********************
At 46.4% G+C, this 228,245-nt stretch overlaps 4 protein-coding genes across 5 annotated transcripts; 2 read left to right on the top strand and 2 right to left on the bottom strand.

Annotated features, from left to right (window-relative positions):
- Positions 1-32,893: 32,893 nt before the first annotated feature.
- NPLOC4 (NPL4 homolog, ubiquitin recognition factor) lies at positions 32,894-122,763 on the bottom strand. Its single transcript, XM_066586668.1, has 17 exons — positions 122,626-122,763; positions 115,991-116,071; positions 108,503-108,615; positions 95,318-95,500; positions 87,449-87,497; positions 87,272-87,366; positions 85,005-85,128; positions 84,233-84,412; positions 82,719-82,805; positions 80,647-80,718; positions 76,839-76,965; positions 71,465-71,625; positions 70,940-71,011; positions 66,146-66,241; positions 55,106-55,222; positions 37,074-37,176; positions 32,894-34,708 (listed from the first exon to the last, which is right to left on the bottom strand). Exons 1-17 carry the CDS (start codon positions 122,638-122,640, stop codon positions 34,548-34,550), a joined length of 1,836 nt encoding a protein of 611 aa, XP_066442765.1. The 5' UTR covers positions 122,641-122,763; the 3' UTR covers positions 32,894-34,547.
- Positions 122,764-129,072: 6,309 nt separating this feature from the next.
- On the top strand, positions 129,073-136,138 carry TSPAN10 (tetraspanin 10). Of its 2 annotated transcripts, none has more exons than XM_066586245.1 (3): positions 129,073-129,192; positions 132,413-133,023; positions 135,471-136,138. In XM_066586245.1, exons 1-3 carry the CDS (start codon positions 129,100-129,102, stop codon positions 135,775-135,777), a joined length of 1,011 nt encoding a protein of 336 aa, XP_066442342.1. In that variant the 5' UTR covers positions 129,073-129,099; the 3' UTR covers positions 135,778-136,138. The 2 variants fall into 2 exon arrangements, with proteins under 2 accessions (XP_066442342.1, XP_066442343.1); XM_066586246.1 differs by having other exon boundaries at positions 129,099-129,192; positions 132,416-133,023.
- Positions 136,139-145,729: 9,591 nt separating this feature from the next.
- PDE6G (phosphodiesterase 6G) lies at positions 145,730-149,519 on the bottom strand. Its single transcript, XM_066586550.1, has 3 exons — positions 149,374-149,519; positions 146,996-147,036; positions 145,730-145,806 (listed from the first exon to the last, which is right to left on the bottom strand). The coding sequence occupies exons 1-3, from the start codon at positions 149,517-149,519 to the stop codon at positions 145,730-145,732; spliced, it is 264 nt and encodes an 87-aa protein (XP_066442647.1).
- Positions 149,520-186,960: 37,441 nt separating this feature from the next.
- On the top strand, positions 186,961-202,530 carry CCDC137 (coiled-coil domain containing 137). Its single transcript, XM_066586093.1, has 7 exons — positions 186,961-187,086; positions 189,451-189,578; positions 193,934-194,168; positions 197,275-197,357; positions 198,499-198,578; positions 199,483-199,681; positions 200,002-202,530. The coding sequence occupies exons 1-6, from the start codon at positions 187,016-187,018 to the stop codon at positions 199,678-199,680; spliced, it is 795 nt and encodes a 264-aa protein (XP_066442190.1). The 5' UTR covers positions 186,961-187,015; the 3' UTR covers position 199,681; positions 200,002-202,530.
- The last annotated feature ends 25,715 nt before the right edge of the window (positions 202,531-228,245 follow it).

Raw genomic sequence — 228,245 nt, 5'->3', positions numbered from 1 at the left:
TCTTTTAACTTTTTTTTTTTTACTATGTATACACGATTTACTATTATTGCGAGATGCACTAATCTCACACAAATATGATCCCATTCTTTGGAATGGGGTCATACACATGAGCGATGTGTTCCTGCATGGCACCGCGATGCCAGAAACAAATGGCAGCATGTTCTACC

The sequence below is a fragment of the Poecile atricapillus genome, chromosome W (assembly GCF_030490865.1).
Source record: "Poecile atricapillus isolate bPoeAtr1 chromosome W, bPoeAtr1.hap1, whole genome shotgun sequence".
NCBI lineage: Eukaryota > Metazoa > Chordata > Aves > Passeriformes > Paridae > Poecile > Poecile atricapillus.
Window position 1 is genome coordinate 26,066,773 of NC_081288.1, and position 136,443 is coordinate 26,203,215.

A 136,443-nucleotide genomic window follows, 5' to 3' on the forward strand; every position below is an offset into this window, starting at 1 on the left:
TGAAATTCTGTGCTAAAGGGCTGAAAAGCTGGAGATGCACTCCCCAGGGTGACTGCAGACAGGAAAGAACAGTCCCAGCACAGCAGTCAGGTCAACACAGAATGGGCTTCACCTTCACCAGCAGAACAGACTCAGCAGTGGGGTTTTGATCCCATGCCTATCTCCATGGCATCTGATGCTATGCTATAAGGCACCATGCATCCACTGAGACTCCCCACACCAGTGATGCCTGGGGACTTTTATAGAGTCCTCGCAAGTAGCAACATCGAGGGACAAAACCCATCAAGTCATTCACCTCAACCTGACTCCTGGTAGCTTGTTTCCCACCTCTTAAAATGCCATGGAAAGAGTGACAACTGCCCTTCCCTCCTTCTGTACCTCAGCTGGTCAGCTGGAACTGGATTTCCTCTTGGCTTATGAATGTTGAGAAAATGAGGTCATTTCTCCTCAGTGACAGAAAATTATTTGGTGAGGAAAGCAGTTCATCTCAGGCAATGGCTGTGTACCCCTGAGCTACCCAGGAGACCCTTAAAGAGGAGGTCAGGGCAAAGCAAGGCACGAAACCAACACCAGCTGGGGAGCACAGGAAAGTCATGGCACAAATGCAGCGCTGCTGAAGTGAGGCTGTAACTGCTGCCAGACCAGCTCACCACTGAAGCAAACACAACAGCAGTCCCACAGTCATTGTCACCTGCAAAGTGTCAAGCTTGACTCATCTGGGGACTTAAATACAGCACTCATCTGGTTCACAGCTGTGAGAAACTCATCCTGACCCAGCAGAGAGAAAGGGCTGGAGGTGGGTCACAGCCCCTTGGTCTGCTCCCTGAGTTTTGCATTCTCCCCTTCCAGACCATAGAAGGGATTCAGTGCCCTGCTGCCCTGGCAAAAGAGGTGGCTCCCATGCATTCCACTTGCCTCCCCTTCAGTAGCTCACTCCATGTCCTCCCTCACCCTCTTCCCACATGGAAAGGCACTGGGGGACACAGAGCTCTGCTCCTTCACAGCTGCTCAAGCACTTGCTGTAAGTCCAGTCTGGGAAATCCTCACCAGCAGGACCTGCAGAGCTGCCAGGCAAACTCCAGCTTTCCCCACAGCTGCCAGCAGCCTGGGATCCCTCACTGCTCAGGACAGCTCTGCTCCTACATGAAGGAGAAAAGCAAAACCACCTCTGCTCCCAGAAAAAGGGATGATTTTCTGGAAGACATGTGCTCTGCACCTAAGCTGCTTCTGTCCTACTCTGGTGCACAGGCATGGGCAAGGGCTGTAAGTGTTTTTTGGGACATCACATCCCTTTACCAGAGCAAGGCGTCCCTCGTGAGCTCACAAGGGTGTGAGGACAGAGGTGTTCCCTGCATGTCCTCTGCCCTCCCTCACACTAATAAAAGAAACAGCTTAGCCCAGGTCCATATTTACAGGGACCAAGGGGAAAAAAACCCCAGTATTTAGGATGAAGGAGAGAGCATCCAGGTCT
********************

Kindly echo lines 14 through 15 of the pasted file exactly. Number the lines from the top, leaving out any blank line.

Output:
The sequence below is a fragment of the Poecile atricapillus genome, chromosome W (assembly GCF_030490865.1).
Source record: "Poecile atricapillus isolate bPoeAtr1 chromosome W, bPoeAtr1.hap1, whole genome shotgun sequence".